'Parkland' shines new light on Kennedy assassination
05:00 AM, Jul 28, 2013
Peter Landesman had an ambitious task with his film Parkland — finding a fresh look at the thoroughly examined assassination of President John F. Kennedy.
The screenwriter and first-time director focused on the smaller players with vital but overlooked roles in the chaotic drama which played out on Nov. 22, 1963.
“This is a movie about the ground truth from the ground level,” Landesman says about the film due out Sept. 20. “What surprised me was the power and poignancy of those who survived that day and the three that followed — the heroism, the instincts and the pathos of those swept up in this tsunami. This is an event that happened to individuals.”
After the motorcade shooting in Dallas’ Dealey Plaza, Kennedy was rushed to Parkland Memorial Hospital, where he was pronounced dead despite desperate attempts to save his life. His assailant, Lee Harvey Oswald, died in the same hospital two days later after being shot in the stomach.
The unraveling and intertwining narrative stays away from prominent characters such as the Kennedys and instead explores the besieged hospital staff — with Zac Efron playing the rookie doctor on duty and Marcia Gay Harden as the head nurse in the trauma room. The staff was told only that the president was on the way to the hospital, not of the terrible events which had transpired.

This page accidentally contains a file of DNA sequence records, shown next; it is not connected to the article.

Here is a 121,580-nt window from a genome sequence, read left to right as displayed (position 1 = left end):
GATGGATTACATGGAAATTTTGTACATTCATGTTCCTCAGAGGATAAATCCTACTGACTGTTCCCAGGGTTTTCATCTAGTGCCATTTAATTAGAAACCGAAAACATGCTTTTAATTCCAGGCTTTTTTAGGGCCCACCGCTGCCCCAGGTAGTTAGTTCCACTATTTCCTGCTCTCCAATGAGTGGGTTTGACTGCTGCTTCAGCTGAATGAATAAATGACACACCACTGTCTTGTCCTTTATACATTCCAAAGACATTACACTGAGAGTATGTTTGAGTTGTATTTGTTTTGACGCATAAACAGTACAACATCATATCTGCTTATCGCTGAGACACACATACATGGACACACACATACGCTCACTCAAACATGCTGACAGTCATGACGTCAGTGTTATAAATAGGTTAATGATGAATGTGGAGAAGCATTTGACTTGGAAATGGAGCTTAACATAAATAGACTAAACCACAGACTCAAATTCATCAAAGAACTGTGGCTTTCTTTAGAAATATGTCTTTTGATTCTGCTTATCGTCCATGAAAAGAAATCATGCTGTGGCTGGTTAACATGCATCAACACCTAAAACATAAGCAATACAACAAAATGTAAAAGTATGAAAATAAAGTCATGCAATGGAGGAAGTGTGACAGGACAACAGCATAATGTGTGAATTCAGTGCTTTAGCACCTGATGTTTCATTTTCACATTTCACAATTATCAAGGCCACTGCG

“No one was prepared for what was coming. They thought the president had the flu,” says Landesman.
Paul Giamatti plays Abraham Zapruder, the accidental witness who happened to be filming the motorcade. “That 26 seconds of film changed his life and all of our lives forever,” says Landesman. “It’s the most examined and investigated piece of celluloid in the history of film.”
Billy Bob Thornton portrays Forrest Sorrels, the head of Dallas’ Secret Service office, who took the unstoppable crime personally.
“The Secret Service had never lost a man, and they lost their man,” says Thornton. “He felt bound and determined to find out what happened immediately while he was going through the worst time in his life. He felt completely responsible.”
Landesman was adamant about shooting key scenes in Dealey Plaza, even painstakingly reconstructing the open-topped stretch limousine in which Kennedy was riding with first lady Jacqueline Kennedy. The setting carried emotional weight for the actors and crew. Thornton, who recalls being sent home from school at age 8 after the assassination, said he had a surreal experience acting in a scene near the plaza.
“Paul (Giamatti) looks so much like Zapruder that it just all seemed very, very real,” says Thornton. “You really forgot that you were making a movie for a moment.”
Landesman says the film follows Oswald, played by “eerily accurate” Jeremy Strong, and his family. James Badge Dale is brother Robert and Jacki Weaver is mother Marguerite. But Parkland, which will be showcased in both the Toronto and Venice film festivals, does not address any of the conspiracies attached to Oswald’s actions.
“That’s not what this film is about. No one is putting together any kind of puzzle here. They’re just surviving,” says Landesman. “But the film will open up a new avenue of debate. And a healthy one.”